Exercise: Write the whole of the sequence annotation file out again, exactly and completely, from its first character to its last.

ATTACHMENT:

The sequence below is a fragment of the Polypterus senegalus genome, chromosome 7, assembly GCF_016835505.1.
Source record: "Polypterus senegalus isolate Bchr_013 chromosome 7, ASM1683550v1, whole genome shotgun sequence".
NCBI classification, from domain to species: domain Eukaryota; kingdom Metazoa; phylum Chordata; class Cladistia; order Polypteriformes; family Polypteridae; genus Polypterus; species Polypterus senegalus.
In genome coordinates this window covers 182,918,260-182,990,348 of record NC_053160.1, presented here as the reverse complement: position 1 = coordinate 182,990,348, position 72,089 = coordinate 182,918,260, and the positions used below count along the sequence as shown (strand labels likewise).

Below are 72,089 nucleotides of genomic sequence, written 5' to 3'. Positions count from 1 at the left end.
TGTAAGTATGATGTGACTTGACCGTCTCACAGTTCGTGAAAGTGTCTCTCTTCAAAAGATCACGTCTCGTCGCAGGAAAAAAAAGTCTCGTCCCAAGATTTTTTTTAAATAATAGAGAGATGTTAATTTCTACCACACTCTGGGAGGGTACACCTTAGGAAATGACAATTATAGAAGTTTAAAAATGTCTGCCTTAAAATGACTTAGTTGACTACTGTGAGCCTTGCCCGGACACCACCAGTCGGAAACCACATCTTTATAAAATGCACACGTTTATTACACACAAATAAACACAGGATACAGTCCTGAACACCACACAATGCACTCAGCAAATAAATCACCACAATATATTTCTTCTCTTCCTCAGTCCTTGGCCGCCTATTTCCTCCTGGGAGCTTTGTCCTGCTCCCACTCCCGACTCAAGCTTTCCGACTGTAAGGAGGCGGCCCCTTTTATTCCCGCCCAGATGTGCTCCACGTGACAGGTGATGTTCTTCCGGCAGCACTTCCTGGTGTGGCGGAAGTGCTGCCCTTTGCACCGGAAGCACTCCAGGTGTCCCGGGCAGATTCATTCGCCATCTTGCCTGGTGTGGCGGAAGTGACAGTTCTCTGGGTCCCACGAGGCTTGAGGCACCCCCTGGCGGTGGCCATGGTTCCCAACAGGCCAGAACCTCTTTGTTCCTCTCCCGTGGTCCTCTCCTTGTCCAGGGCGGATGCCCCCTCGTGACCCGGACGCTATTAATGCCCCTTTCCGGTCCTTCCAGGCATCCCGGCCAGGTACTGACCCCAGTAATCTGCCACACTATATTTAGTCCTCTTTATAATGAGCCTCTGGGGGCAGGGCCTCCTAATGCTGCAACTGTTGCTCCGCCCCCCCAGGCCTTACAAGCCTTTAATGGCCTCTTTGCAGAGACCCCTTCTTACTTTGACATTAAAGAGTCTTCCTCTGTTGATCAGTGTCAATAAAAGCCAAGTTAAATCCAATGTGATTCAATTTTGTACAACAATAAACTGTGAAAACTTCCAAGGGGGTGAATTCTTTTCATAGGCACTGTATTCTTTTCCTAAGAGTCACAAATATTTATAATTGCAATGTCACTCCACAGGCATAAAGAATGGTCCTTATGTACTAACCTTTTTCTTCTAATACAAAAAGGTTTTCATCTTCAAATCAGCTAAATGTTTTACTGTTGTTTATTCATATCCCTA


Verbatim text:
The sequence below is a fragment of the Polypterus senegalus genome, chromosome 7, assembly GCF_016835505.1.
Source record: "Polypterus senegalus isolate Bchr_013 chromosome 7, ASM1683550v1, whole genome shotgun sequence".
NCBI classification, from domain to species: domain Eukaryota; kingdom Metazoa; phylum Chordata; class Cladistia; order Polypteriformes; family Polypteridae; genus Polypterus; species Polypterus senegalus.
In genome coordinates this window covers 182,918,260-182,990,348 of record NC_053160.1, presented here as the reverse complement: position 1 = coordinate 182,990,348, position 72,089 = coordinate 182,918,260, and the positions used below count along the sequence as shown (strand labels likewise).

Below are 72,089 nucleotides of genomic sequence, written 5' to 3'. Positions count from 1 at the left end.
TGTAAGTATGATGTGACTTGACCGTCTCACAGTTCGTGAAAGTGTCTCTCTTCAAAAGATCACGTCTCGTCGCAGGAAAAAAAAGTCTCGTCCCAAGATTTTTTTTAAATAATAGAGAGATGTTAATTTCTACCACACTCTGGGAGGGTACACCTTAGGAAATGACAATTATAGAAGTTTAAAAATGTCTGCCTTAAAATGACTTAGTTGACTACTGTGAGCCTTGCCCGGACACCACCAGTCGGAAACCACATCTTTATAAAATGCACACGTTTATTACACACAAATAAACACAGGATACAGTCCTGAACACCACACAATGCACTCAGCAAATAAATCACCACAATATATTTCTTCTCTTCCTCAGTCCTTGGCCGCCTATTTCCTCCTGGGAGCTTTGTCCTGCTCCCACTCCCGACTCAAGCTTTCCGACTGTAAGGAGGCGGCCCCTTTTATTCCCGCCCAGATGTGCTCCACGTGACAGGTGATGTTCTTCCGGCAGCACTTCCTGGTGTGGCGGAAGTGCTGCCCTTTGCACCGGAAGCACTCCAGGTGTCCCGGGCAGATTCATTCGCCATCTTGCCTGGTGTGGCGGAAGTGACAGTTCTCTGGGTCCCACGAGGCTTGAGGCACCCCCTGGCGGTGGCCATGGTTCCCAACAGGCCAGAACCTCTTTGTTCCTCTCCCGTGGTCCTCTCCTTGTCCAGGGCGGATGCCCCCTCGTGACCCGGACGCTATTAATGCCCCTTTCCGGTCCTTCCAGGCATCCCGGCCAGGTACTGACCCCAGTAATCTGCCACACTATATTTAGTCCTCTTTATAATGAGCCTCTGGGGGCAGGGCCTCCTAATGCTGCAACTGTTGCTCCGCCCCCCCAGGCCTTACAAGCCTTTAATGGCCTCTTTGCAGAGACCCCTTCTTACTTTGACATTAAAGAGTCTTCCTCTGTTGATCAGTGTCAATAAAAGCCAAGTTAAATCCAATGTGATTCAATTTTGTACAACAATAAACTGTGAAAACTTCCAAGGGGGTGAATTCTTTTCATAGGCACTGTATTCTTTTCCTAAGAGTCACAAATATTTATAATTGCAATGTCACTCCACAGGCATAAAGAATGGTCCTTATGTACTAACCTTTTTCTTCTAATACAAAAAGGTTTTCATCTTCAAATCAGCTAAATGTTTTACTGTTGTTTATTCATATCCCTA